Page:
PHP and HTML Checkboxes

 

Like Radio buttons, checkboxes are used to give visitors a choice of options. Whereas Radio Buttons restrict users to only one choice, you can select more than one option with Checkboxes.

Here's a page that asks users to choose which course books they want to order:

A Form with Checkboxes

As you can see, five items can be selected. Only three are chosen at the moment. When the button is clicked you, as the programmer, want to do at least two things: record which checkboxes were ticked, and have PHP "remember" which items were chosen, just in case of errors.

You don't want the ticks disappearing from the checkboxes, if the user has failed to enter some other details incorrectly. We saw with Radio Buttons that this can involve some tricky coding. The same is true for checkboxes. Let's have a look at one solution to the problem.

Because the code is a little more complex, we've included it in the files you downloaded. The script you're looking for is checkboxes.php, and is in the scripts folder. Open it up and take a look at the code. Here it is in full, if you want to copy and paste it:

The Checkboxes Script

Note one thing about the HTML checkbox elements: they all have different NAME values (ch1, ch2 ch3, etc). When we coded for the Radio Buttons, we gave the buttons the same NAME. That's because only one option can be selected with Radio Buttons. Because the user can select more than one option with Checkboxes, it makes sense to give them different NAME values, and treat them as separate entities (but some advocate treating them just like Radio Buttons).

In your PHP code, the technique is to check whether each checkbox element has been checked or not. It's more or less the same as for the radio Buttons. First we set up five variable and set them all the unchecked, just like we did before:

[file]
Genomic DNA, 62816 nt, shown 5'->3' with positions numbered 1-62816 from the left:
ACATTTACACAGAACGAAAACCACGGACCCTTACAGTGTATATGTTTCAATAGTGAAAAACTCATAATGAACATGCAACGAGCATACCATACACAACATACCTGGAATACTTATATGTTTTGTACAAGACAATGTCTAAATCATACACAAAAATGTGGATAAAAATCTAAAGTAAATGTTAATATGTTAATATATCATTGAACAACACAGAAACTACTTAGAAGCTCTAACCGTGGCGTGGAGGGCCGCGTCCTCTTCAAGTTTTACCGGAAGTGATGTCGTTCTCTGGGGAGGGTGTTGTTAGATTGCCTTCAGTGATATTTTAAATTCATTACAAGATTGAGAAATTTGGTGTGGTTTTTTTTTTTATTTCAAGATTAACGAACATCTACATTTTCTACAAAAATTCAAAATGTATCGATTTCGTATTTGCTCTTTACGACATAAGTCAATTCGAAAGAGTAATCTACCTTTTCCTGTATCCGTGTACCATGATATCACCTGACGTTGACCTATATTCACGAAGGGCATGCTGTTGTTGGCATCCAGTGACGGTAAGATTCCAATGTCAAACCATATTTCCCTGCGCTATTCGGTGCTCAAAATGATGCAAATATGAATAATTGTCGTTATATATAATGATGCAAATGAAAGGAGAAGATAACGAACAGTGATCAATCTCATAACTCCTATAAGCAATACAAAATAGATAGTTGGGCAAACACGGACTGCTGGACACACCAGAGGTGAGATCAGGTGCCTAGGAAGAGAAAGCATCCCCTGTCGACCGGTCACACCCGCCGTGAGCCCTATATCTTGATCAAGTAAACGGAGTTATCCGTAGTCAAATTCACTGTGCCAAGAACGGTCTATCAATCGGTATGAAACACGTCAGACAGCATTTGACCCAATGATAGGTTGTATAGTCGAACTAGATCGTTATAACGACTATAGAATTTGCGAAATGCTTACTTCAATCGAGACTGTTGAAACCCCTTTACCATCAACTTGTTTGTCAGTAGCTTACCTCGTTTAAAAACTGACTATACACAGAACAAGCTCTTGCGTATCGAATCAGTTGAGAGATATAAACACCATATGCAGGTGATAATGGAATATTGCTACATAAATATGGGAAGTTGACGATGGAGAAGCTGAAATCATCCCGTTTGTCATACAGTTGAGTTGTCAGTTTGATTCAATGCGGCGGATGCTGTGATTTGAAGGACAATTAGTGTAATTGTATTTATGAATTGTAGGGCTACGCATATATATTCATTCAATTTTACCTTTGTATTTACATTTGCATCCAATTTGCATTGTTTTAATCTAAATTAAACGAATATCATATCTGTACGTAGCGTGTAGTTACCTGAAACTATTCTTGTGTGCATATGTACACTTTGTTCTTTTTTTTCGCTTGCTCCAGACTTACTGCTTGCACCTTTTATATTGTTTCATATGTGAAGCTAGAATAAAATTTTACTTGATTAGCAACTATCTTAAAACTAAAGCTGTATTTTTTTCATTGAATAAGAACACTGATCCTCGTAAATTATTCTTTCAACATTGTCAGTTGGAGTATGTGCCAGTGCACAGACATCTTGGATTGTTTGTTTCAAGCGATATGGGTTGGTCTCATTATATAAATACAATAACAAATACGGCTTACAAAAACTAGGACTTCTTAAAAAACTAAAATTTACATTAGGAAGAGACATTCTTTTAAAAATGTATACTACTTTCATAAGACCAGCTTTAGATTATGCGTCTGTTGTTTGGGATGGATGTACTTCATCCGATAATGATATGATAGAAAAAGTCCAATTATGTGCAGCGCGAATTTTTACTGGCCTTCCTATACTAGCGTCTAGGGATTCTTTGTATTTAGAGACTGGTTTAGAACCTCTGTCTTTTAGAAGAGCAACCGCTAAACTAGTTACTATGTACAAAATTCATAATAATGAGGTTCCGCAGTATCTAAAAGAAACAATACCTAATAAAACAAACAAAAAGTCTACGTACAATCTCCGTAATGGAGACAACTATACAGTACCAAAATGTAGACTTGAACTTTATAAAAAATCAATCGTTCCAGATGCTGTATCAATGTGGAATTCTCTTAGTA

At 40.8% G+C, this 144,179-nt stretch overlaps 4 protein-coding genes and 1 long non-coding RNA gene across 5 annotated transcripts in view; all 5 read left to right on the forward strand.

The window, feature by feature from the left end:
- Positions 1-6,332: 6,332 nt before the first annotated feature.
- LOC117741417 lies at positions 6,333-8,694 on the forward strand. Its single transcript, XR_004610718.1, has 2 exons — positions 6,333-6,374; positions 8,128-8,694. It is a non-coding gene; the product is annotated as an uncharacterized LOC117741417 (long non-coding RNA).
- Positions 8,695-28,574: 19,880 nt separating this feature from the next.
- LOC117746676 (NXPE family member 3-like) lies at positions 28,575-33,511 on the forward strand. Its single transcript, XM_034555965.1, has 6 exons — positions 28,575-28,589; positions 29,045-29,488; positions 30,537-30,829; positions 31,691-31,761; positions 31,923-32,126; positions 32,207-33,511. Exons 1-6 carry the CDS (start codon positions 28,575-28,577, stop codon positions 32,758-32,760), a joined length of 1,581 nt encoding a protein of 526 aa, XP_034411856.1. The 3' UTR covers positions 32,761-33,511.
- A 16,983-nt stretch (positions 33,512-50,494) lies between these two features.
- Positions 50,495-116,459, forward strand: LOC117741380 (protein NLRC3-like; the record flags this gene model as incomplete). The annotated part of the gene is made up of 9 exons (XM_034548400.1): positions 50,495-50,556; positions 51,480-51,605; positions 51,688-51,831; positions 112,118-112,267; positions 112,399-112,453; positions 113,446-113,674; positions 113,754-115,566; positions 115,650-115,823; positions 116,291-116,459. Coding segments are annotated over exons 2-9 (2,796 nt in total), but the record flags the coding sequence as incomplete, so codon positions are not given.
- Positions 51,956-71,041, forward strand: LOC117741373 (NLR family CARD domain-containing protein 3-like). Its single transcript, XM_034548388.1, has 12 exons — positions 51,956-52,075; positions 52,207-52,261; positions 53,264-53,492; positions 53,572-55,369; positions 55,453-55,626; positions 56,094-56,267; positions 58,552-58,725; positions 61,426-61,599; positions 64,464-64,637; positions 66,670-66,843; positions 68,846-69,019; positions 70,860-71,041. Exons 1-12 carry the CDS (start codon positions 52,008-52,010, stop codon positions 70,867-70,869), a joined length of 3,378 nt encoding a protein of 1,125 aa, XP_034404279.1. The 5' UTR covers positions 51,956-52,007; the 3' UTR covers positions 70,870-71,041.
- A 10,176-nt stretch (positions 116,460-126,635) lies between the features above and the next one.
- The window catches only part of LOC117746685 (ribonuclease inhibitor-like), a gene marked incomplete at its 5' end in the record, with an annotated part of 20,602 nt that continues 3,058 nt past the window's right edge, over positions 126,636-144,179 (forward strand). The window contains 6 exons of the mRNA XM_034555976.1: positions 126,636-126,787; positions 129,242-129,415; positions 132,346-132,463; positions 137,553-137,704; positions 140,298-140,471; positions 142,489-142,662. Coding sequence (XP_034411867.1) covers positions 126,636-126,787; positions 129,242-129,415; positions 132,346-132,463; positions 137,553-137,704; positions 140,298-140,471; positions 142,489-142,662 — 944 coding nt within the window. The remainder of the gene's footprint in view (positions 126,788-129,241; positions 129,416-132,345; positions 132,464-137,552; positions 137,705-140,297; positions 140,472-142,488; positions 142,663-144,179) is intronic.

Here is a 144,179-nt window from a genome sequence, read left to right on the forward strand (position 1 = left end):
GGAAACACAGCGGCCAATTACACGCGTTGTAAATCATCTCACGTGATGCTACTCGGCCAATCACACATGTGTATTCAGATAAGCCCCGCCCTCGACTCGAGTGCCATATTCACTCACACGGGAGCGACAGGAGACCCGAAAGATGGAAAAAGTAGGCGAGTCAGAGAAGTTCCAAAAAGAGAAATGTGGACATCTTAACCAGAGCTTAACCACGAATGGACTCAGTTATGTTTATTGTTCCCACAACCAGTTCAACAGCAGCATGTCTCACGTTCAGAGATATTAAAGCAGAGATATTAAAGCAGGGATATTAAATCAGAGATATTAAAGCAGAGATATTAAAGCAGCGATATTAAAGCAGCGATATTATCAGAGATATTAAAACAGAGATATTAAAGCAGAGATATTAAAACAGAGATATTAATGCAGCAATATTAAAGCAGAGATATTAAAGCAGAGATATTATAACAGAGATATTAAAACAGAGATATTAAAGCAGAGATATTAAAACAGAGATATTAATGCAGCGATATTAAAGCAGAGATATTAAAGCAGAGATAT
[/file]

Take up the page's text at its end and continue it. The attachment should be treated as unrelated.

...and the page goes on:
$ch1 = 'unchecked';
$ch2 = 'unchecked';
$ch3 = 'unchecked';
$ch4 = 'unchecked';
$ch5 = 'unchecked';

The next thing is the same as well: check to see if the Submit button was clicked:

if (isset($_POST['Submit1'])) {

}

Inside of this code, however, we have another isset( ) function:

if ( isset($_POST['ch1']) ) {

}

This time, we're checking to see if a checkbox was set. We need to do this because of a peculiarity of HTML checkboxes. If they are not ticked, they have no value at all, so nothing is returned! If you try the code without checking if the checkboxes are set, then you'll have to deal with a lot of "Undefined" errors.

If the checkbox is ticked, though, it will return a value. And so the isset( ) function will be true. If the isset( ) function is true, then our code inside of the if statement gets executed:

if ($ch1 == 'net') {

$ch1 = 'checked';

}

This is yet another If Statement! But we're just checking the value of a variable. We need to know what is inside of it. This one says, "If the value inside of the variable called $ch1 is 'net' then execute some code.

The code we need to execute is to put the text 'checked' inside of the variable called $ch1. The rest of the if statements are the same – one for each checkbox on the form.

The last thing we need to do is to print the value of the variable to the HTML form:

<Input type = 'Checkbox' Name ='ch1' value ="net"
<?PHP print $ch1; ?>
>Visual Basic .NET

Again, this is the same code you saw with the Radio Buttons. The PHP part is:

<?PHP print $ch1; ?>

So we're just printing what is inside of the variable called $ch1. This will either be "unchecked" or "checked",

There are other solution for checkboxes, but none seem simple! The point here, though, is that to get the job done we used Conditional Logic.

 

How to validate checkboxes using JavaScript

Another way to deal with checkboxes, though, is with some JavaScript. The following script was sent to us by Tapan Bhanot. It uses JavaScript to validate the checkboxes before sending it to a PHP script. Note how the checkboxes all have the same name on the HTML form, and that it is being posted to a PHP script called step2.php:

View Tapan's script (opens in a new window)

 

You'll learn more about dealing with HTML forms as we go along. For now, we'll leave the subject, and move on. It's a bit of a bumpy ride in the next part, though, as we're tackling loops!